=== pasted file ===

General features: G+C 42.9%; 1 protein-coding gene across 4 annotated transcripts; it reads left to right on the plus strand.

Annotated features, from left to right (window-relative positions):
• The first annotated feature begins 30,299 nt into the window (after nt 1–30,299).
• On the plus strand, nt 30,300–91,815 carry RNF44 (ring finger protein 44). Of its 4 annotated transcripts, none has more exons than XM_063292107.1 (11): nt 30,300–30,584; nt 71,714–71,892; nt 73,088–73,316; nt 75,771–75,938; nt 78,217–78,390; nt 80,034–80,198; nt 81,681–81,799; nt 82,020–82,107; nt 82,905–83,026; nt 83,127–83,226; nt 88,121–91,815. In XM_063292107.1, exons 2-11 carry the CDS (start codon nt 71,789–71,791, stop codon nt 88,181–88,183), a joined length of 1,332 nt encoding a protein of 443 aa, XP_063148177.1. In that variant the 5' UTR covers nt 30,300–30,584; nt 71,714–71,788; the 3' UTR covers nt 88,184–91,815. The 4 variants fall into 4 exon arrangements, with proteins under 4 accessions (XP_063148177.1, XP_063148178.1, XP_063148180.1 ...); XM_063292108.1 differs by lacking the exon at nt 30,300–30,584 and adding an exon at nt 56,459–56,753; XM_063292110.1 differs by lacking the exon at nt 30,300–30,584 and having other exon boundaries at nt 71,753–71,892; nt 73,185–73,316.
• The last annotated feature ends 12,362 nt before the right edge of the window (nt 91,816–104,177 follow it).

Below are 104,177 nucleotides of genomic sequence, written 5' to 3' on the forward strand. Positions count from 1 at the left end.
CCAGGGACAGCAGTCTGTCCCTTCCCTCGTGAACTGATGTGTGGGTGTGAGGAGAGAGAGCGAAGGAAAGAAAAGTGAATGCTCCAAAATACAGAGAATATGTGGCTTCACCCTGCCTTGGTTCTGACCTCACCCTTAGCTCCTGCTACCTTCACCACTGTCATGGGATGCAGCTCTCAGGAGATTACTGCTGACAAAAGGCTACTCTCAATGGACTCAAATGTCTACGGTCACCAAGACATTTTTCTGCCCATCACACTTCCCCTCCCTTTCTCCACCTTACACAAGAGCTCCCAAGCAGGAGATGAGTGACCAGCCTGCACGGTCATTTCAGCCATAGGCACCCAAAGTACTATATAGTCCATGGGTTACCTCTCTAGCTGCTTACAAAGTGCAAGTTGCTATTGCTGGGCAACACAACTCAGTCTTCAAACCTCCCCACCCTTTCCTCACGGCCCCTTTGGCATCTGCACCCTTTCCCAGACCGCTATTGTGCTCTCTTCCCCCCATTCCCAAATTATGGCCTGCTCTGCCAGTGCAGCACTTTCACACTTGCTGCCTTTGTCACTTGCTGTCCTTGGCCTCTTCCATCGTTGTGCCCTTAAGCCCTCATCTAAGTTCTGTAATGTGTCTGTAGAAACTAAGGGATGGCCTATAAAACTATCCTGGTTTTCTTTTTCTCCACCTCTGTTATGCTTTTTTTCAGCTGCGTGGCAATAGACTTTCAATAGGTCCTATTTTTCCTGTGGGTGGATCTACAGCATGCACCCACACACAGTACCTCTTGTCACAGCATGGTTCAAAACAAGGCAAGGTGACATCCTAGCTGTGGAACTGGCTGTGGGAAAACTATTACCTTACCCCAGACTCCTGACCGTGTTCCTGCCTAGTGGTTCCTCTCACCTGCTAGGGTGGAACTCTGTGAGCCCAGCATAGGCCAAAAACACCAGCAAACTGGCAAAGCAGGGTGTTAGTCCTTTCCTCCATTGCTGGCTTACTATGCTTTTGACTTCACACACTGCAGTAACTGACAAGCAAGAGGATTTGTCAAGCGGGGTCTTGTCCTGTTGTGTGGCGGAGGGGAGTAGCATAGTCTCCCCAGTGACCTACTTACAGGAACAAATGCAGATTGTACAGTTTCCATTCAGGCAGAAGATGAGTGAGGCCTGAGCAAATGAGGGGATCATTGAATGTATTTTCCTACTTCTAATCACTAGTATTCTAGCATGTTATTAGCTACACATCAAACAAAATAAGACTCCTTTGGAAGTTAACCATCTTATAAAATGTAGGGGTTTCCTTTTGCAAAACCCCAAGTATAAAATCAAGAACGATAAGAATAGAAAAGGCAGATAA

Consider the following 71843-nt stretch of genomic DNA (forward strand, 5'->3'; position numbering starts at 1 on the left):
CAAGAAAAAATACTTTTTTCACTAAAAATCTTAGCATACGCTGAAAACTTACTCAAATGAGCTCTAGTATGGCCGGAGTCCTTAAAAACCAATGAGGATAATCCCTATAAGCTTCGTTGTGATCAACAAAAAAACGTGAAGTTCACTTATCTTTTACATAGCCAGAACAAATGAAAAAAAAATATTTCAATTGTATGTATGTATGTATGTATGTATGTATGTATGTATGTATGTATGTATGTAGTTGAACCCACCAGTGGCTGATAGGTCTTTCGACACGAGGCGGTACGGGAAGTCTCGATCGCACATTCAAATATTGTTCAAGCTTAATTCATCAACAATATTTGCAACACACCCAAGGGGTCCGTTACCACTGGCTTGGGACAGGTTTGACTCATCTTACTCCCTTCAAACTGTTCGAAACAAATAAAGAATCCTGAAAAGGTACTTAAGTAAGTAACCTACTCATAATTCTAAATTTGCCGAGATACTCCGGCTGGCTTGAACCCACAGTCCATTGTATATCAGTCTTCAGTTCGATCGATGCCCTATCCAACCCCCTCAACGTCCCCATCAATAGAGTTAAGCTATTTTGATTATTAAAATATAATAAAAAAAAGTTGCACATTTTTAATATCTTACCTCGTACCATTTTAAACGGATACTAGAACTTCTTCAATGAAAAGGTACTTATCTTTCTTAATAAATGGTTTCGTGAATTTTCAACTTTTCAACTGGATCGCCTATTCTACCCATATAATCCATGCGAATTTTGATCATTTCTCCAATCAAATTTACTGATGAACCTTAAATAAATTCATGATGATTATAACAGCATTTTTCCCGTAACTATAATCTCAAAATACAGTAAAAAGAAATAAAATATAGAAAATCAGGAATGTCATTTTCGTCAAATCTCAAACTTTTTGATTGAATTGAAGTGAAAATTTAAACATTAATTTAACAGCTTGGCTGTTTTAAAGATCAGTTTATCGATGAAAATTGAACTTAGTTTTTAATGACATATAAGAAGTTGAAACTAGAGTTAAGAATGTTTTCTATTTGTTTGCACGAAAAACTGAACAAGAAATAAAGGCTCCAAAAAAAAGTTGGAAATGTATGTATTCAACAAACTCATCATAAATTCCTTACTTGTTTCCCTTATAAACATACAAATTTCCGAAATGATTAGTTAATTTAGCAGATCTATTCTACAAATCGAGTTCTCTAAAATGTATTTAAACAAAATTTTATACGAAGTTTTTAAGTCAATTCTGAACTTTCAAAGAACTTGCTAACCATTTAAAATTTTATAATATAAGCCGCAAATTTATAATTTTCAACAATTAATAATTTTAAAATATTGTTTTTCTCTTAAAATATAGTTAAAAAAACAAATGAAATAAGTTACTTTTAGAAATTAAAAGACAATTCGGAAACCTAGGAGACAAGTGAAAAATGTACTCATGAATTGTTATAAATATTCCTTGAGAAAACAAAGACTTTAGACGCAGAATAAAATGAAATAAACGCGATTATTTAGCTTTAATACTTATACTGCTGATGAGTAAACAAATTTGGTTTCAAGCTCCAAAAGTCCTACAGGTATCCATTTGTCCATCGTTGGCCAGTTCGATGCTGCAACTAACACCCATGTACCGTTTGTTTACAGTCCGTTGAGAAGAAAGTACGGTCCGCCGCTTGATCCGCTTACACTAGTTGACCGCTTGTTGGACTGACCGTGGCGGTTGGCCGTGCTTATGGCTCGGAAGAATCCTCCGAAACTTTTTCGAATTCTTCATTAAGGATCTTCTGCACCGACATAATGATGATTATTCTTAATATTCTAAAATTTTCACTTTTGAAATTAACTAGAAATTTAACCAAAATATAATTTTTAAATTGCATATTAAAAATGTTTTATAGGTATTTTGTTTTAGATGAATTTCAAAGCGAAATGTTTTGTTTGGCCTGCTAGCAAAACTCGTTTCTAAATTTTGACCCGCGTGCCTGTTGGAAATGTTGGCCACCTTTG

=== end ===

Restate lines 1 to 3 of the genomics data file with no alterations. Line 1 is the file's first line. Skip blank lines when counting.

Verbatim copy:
General features: G+C 42.9%; 1 protein-coding gene across 4 annotated transcripts; it reads left to right on the plus strand.

Annotated features, from left to right (window-relative positions):
• The first annotated feature begins 30,299 nt into the window (after nt 1–30,299).